Responding to the challenge of climate change
It has been nearly three years since the Intergovernmental Panel on Climate Change (IPCC) published its report on global warming, looking at the impact of a rise in temperature of just 1.5 degrees. Meanwhile, the cost of key technologies continues to fall, and the Committee on Climate Change’s (CCC) Sixth Carbon Budget report sets out what can be achieved through joined up collective action. The next few years will be pivotal in the race against climate change.
Of course, we all know this. But when it comes to practical steps, we need to work together to take action. We are at a unique moment in time when the pendulum could swing either way, and the impact of measures implemented now will reverberate long into the future.
Let’s consider the collective response to the global pandemic as an example. It has been a demonstration of resilience, ingenuity and the power of public and private sector collaboration. We will look back and recognise that not everything we tried worked out as expected, but the willingness to experiment, test solutions and respond means we can, at this moment, see a light at the end of the tunnel. The global community was able to turn to leading experts, healthcare professionals and key workers who had the knowledge, innovation and drive to respond when called upon. Imagine if we could apply this same collective action to the climate crisis?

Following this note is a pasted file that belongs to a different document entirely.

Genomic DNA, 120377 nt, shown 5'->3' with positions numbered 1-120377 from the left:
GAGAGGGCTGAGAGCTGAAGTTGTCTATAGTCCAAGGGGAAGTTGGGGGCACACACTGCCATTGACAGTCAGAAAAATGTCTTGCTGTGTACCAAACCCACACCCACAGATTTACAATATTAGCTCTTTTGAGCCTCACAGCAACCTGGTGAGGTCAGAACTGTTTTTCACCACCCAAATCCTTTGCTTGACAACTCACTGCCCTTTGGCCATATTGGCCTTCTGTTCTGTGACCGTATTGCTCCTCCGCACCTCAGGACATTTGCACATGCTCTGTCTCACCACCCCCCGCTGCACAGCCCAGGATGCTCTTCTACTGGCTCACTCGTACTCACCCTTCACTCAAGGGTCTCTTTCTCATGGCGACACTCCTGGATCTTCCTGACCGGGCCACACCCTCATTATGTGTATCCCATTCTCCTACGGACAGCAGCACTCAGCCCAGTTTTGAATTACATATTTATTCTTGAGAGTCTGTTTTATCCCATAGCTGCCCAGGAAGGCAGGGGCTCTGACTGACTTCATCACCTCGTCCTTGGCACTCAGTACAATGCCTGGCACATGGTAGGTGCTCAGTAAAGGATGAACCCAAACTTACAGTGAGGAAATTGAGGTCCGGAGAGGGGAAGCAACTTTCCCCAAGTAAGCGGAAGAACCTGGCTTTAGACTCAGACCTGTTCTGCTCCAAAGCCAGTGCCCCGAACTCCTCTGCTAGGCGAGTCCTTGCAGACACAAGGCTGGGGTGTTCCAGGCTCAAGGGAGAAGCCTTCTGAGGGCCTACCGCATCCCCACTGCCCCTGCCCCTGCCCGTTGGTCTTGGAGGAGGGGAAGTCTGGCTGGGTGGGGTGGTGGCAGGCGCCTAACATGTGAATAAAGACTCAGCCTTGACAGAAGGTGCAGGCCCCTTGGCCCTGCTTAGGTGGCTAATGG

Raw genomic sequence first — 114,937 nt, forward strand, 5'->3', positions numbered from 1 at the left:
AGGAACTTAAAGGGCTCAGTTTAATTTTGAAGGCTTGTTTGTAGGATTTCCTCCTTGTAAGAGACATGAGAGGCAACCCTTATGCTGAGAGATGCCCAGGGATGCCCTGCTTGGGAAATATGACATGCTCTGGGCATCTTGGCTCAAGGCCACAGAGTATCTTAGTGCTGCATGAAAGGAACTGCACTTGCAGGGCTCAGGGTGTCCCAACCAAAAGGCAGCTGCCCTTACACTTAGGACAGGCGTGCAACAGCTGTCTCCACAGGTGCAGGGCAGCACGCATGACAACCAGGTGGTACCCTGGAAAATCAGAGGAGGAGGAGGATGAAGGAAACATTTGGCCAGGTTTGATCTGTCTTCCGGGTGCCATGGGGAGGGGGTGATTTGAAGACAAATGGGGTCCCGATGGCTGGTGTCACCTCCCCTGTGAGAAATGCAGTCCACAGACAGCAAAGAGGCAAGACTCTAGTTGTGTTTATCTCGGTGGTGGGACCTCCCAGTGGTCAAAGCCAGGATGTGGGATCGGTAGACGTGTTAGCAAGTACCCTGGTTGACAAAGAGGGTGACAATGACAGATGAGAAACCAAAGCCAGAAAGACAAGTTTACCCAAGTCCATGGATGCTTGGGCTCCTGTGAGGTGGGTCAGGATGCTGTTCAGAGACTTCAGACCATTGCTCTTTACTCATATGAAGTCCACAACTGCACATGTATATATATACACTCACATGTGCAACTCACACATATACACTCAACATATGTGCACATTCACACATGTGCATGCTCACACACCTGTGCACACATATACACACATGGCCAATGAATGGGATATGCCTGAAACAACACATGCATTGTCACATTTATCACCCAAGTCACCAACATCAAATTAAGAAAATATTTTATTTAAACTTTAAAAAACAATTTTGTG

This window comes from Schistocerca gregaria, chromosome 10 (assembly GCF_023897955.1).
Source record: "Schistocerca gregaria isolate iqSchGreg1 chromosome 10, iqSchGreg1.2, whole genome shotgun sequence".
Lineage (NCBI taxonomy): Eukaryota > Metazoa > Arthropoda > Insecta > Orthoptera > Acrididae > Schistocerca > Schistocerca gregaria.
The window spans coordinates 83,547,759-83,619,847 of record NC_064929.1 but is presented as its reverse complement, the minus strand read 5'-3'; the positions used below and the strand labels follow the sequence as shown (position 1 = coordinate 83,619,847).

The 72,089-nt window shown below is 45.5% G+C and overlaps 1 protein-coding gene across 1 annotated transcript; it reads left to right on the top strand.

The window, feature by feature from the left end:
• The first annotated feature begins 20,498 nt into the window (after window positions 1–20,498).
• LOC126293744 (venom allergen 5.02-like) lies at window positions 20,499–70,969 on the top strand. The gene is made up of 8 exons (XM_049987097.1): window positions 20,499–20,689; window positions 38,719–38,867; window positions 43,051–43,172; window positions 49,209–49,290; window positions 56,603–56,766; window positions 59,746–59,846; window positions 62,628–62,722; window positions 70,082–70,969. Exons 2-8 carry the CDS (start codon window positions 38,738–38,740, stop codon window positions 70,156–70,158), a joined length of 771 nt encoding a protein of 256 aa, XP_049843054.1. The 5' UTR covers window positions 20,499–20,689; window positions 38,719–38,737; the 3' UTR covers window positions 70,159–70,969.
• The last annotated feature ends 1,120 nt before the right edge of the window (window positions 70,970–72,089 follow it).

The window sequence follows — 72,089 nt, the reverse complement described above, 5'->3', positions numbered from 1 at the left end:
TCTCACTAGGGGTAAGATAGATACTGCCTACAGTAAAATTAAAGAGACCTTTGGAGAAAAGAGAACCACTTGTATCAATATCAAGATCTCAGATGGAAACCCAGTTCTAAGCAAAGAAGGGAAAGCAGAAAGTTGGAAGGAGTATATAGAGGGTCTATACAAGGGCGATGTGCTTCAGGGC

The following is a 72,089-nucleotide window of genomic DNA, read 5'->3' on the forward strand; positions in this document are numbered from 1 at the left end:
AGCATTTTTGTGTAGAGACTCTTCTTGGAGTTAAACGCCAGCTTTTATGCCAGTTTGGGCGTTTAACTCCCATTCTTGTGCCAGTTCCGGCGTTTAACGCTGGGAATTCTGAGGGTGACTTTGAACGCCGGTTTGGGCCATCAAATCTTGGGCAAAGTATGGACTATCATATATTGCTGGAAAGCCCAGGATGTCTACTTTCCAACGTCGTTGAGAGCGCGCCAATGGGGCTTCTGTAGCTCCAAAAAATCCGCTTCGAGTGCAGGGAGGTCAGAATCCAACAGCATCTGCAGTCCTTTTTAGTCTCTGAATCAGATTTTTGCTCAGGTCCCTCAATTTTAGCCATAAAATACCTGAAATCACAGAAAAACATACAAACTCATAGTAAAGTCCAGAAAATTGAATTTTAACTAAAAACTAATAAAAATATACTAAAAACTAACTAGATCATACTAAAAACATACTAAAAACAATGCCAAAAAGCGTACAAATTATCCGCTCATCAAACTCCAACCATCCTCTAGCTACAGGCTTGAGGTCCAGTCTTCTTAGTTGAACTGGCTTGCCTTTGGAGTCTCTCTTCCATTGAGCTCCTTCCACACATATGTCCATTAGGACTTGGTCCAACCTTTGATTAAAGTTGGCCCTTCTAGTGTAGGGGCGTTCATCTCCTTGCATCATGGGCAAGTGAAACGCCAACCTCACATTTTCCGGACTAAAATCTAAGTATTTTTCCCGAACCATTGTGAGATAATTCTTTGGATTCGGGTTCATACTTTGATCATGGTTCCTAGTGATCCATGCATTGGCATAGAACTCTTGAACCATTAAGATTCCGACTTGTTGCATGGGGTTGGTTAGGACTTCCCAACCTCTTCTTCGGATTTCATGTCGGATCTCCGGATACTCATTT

The Sixth Carbon Budget sets a target of 78 per cent reduction by 2035 for the UK. A global community of innovators, entrepreneurs and intrapreneurs have been working on this societal challenge, seeking to bring solutions for both the government and private sector. We need to take inspiration from the global response to the pandemic and make the next ten years count in determining our future for the long term.
Sustainability in the built environment
This long-term outlook is particularly important when it comes to delivering large scale buildings and infrastructure projects. Not only can these take many years to bring to fruition, but their extensive lifespan means they will be with us well beyond 2050. As we focus on what a post-COVID economic recovery will look like, it provides the ideal opportunity to embed real, lasting change.
From placemaking and the masterplanning of new homes and communities, to how we design and use new and existing infrastructure, there is an opportunity for the UK to lead the way when it comes to measures that will support change. Whether that’s rolling-out new carbon capture and storage technology, installing low-carbon heating, or putting in place the infrastructure needed to support the full switchover to electric vehicles, we need to demonstrate as an industry that we are prepared to go further and faster towards achieving our zero-carbon goals.
This is something that we have been working towards with a number of our clients. Recently, we have been working with Tesco to help install the largest retail electric vehicle charging network in the UK.
Equipping 400 stores nationwide with new electric vehicle charging bays will mean that millions more people can conveniently access charging points all around the country.
We have also been working on High Speed Two (HS2), the largest infrastructure project in Europe, to help minimise carbon emissions as the new railway line is built. Our design interventions mean that forecast carbon emissions have been reduced by over 40%. Not only that, we are also looking at how we can maximise biodiversity along the route. Our design improvements are such that we are now predicting a 3.7% gain in area-based habitats and a 22.5% gain in linear habitats along the 80km section between London and Birmingham that we are working on.